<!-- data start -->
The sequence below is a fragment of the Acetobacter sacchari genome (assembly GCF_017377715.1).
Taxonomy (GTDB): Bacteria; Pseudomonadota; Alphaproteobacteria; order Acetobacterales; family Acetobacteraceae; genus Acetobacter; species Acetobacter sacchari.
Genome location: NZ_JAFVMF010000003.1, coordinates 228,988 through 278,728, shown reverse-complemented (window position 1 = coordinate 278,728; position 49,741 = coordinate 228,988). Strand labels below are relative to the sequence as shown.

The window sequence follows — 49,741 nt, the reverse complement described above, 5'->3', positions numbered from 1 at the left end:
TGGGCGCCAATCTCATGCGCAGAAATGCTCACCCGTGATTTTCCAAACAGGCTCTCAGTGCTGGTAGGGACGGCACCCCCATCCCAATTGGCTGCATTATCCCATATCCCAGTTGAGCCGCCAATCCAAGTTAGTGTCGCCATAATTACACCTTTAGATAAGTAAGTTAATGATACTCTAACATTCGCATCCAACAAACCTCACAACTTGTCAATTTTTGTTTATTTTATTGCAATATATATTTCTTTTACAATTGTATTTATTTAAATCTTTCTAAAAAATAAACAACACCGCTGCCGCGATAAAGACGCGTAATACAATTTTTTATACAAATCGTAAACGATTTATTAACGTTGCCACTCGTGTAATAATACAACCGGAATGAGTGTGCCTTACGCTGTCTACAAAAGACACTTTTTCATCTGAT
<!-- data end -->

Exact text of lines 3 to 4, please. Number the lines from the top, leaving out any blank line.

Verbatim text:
Genome location: NZ_JAFVMF010000003.1, coordinates 228,988 through 278,728, shown reverse-complemented (window position 1 = coordinate 278,728; position 49,741 = coordinate 228,988). Strand labels below are relative to the sequence as shown.

The window sequence follows — 49,741 nt, the reverse complement described above, 5'->3', positions numbered from 1 at the left end: